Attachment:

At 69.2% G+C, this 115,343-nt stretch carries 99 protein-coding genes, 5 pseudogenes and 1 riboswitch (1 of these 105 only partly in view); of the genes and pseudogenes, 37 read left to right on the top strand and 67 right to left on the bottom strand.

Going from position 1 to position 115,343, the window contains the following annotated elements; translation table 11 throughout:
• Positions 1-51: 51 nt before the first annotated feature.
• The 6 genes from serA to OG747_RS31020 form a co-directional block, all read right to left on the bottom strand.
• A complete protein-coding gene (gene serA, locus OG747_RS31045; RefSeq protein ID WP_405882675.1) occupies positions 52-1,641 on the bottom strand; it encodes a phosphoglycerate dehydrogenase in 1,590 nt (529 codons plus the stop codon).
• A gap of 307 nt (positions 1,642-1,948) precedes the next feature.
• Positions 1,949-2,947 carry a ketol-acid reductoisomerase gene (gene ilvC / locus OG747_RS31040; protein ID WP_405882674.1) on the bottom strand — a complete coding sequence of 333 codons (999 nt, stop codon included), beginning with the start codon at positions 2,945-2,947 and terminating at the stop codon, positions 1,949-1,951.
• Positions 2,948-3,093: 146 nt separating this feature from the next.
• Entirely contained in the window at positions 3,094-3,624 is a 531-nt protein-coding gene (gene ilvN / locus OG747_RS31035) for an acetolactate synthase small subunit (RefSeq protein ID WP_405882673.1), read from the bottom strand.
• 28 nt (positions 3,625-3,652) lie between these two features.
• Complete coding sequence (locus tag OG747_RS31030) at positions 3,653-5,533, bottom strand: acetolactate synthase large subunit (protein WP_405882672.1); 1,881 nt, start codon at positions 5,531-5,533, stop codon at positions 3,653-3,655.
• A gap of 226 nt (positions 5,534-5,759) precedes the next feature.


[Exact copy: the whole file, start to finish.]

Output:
At 69.2% G+C, this 115,343-nt stretch carries 99 protein-coding genes, 5 pseudogenes and 1 riboswitch (1 of these 105 only partly in view); of the genes and pseudogenes, 37 read left to right on the top strand and 67 right to left on the bottom strand.

Going from position 1 to position 115,343, the window contains the following annotated elements; translation table 11 throughout:
• Positions 1-51: 51 nt before the first annotated feature.
• The 6 genes from serA to OG747_RS31020 form a co-directional block, all read right to left on the bottom strand.
• A complete protein-coding gene (gene serA, locus OG747_RS31045; RefSeq protein ID WP_405882675.1) occupies positions 52-1,641 on the bottom strand; it encodes a phosphoglycerate dehydrogenase in 1,590 nt (529 codons plus the stop codon).
• A gap of 307 nt (positions 1,642-1,948) precedes the next feature.
• Positions 1,949-2,947 carry a ketol-acid reductoisomerase gene (gene ilvC / locus OG747_RS31040; protein ID WP_405882674.1) on the bottom strand — a complete coding sequence of 333 codons (999 nt, stop codon included), beginning with the start codon at positions 2,945-2,947 and terminating at the stop codon, positions 1,949-1,951.
• Positions 2,948-3,093: 146 nt separating this feature from the next.
• Entirely contained in the window at positions 3,094-3,624 is a 531-nt protein-coding gene (gene ilvN / locus OG747_RS31035) for an acetolactate synthase small subunit (RefSeq protein ID WP_405882673.1), read from the bottom strand.
• 28 nt (positions 3,625-3,652) lie between these two features.
• Complete coding sequence (locus tag OG747_RS31030) at positions 3,653-5,533, bottom strand: acetolactate synthase large subunit (protein WP_405882672.1); 1,881 nt, start codon at positions 5,531-5,533, stop codon at positions 3,653-3,655.
• A gap of 226 nt (positions 5,534-5,759) precedes the next feature.